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Old Cowbelle: Spring begins ... tomorrow?

--Ina Murray

Today, on the 4th of March, while I am typing this, there still is about five feet of snow on the deck, and it worries me that it may collapse under its load.

The calendar says that spring begins on the 20th of March. This column should appear on that week, and I am curious to see if it will seem like spring then?

One bitterly cold day, an E-Card arrived in my in-box that really gave me a lift! It began with a dead looking skeleton of a tree, with spiky branches spreading wide. Then, accompanied by soft music, tiny buds appeared on the branches, slowly opening into a splash of beautiful pink apple blossoms filling the entire tree! Thank you so much, E-mail friend!

It was lovely, and in my imagination, I could almost smell them….and lilacs, and freshly mown green grass! Won’t that be great?


Seeing photos on Facebook, it was hard not to envy the vacationing relatives and friends, seeing warm seashores in the background in Florida, California or Arizona! But how nice for them to be away from this area, even for a little while. I am happy for them.


But, getting back to winter…it was also fun to see the photos of some of the Birkebeiner participants, like Shannon and Brien Gindt, and their three boys, Logen, Landen and Lucas, all who took part in the events, the boys in the Childrens’ Birke. What a great family tradition to continue.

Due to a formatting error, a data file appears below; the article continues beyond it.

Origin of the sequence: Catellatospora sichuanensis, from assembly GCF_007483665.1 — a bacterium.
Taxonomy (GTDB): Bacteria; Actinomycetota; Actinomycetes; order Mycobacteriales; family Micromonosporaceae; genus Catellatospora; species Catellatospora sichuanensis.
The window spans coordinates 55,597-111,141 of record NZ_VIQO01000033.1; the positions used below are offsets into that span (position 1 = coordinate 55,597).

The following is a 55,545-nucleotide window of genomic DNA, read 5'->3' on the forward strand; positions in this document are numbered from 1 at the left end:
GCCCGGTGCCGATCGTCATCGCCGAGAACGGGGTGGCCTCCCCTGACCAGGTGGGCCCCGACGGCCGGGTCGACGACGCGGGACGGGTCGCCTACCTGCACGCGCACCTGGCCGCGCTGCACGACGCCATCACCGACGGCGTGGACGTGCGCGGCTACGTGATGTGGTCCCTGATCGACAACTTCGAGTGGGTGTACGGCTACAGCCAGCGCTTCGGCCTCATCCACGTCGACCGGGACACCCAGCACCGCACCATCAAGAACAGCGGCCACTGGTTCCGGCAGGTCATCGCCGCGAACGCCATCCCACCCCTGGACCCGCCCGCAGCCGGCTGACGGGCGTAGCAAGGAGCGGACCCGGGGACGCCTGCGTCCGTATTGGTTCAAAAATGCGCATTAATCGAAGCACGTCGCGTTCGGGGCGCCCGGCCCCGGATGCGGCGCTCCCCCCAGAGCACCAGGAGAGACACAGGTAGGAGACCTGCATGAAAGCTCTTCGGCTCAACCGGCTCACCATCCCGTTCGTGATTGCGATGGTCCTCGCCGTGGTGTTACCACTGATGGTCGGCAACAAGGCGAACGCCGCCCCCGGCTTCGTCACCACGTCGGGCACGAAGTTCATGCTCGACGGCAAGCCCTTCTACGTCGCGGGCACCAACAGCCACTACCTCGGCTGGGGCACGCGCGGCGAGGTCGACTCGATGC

I learned more about the Birke this year. You would think an 87-year-old Norwegian would have known this before. But I didn’t. Spurred on by an article in the Gateway News, I looked up on the internet and learned that: The Birkebeiner race began in Norway in 1932, recreates and honors a Norwegian event. In 1206, two warrior soldiers called Birkebeiners (because of the birch bark leggings they wore) skied the infant Prince Haaken to safety during the Norwegian civil war.

Prince Haaken later became King of Norway, and the Birkebeiner soldiers became the symbol of courage, perseverance and character in the face of adversity.

At Hayward, the 41st American Birkebeiner race, about 7,000 skiers took part, some in the Kortelopet (half race) and some in the 30-mile Birkebeiner. (Mostly hilly terrain). And so bitterly cold that day!

Although there weren’t photos of him, my cousin Don Olson too has been skiing the Birke for years and this year received an award for participating for 30 years!

He said it was his slowest race in 30 years. Sounds impressive to me! I am impressed by all of them.

Must be that Norwegian blood running through their veins.